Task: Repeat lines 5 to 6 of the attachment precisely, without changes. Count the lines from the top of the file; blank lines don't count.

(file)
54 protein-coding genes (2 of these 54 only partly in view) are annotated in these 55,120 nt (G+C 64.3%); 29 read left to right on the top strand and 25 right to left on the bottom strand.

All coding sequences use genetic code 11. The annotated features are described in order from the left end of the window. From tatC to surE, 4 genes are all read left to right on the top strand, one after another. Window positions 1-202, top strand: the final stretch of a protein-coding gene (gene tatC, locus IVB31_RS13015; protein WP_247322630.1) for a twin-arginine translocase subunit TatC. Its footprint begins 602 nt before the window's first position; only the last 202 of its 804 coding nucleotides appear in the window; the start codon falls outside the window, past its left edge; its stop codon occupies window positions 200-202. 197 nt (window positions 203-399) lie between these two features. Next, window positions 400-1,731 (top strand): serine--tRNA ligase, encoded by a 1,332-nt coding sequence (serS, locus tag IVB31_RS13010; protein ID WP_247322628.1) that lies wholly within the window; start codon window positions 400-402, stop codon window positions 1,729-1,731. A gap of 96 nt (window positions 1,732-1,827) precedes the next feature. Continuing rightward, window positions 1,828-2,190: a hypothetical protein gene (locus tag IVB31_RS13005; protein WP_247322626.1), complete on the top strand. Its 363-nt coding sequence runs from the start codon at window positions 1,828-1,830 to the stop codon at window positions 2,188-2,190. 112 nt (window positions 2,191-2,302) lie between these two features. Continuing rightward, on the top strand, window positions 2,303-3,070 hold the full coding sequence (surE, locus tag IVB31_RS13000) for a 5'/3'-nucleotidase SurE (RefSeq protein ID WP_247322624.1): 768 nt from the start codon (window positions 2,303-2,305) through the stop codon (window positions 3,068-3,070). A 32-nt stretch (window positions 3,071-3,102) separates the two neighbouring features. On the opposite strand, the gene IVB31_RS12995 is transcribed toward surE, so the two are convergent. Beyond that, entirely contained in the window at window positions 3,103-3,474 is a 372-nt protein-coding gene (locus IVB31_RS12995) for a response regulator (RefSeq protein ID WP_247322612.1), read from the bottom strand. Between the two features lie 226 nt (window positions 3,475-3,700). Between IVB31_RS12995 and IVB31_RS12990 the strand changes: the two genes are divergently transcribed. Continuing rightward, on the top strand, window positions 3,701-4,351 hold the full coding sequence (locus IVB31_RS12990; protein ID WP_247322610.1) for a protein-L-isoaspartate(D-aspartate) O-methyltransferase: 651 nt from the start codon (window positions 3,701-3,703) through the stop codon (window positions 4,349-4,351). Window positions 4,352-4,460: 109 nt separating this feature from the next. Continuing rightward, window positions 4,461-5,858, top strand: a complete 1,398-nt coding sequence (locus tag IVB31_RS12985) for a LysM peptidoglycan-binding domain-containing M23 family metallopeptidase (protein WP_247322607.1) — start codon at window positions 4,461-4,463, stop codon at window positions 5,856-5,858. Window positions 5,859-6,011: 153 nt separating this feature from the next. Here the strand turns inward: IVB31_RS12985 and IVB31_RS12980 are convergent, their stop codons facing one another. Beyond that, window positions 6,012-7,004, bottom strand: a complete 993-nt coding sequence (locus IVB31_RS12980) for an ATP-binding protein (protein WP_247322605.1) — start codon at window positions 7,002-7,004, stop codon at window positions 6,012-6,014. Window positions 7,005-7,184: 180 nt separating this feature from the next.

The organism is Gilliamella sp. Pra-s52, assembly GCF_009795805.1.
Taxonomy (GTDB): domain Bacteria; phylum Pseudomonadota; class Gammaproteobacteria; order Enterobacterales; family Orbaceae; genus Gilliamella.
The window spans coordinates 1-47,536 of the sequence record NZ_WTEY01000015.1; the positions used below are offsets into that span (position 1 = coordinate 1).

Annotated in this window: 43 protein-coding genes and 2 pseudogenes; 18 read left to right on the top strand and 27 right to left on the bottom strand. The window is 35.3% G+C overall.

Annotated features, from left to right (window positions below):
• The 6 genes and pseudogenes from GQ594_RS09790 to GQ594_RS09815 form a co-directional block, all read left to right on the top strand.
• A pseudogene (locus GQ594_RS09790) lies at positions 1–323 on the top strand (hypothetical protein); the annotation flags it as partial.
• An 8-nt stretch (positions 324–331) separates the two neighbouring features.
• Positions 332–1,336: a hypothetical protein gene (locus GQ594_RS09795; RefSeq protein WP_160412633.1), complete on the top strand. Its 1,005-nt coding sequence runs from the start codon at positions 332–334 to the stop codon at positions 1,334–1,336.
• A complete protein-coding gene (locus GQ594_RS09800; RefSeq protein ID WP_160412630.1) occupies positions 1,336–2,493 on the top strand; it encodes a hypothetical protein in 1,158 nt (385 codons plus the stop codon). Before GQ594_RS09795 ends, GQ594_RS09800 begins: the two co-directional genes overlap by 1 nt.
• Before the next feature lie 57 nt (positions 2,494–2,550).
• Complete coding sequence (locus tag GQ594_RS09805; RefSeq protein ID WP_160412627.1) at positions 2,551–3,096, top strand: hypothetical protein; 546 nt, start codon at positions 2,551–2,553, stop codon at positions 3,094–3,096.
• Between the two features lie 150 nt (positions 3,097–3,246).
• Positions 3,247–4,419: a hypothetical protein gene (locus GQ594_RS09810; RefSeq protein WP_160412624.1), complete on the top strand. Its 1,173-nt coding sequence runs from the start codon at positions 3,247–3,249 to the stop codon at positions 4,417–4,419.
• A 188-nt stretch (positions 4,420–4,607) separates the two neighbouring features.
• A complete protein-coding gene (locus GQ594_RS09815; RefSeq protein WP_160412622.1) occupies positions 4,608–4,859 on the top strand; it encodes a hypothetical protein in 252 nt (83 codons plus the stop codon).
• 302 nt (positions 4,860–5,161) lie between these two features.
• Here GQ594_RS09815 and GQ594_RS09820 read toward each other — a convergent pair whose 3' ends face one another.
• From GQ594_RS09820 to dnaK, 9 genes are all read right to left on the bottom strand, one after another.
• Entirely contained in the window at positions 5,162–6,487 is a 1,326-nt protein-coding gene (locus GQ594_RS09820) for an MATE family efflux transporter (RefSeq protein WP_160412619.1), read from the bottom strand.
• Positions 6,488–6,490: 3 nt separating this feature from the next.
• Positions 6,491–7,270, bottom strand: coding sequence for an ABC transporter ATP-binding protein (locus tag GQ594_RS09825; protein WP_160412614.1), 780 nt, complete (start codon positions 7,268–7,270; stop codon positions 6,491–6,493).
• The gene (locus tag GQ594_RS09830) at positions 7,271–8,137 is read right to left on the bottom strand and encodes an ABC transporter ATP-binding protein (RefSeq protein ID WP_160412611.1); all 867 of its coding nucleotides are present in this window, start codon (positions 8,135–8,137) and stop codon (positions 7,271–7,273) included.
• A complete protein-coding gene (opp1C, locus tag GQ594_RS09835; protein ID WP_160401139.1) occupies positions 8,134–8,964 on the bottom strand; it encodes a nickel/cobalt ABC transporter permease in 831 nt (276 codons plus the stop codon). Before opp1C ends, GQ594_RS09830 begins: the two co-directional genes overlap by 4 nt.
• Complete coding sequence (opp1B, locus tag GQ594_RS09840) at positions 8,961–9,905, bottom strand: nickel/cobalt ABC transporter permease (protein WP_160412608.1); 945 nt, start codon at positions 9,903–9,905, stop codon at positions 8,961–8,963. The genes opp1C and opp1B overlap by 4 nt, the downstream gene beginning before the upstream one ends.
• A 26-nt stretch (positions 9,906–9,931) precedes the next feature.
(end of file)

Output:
The window spans coordinates 1-47,536 of the sequence record NZ_WTEY01000015.1; the positions used below are offsets into that span (position 1 = coordinate 1).

Annotated in this window: 43 protein-coding genes and 2 pseudogenes; 18 read left to right on the top strand and 27 right to left on the bottom strand. The window is 35.3% G+C overall.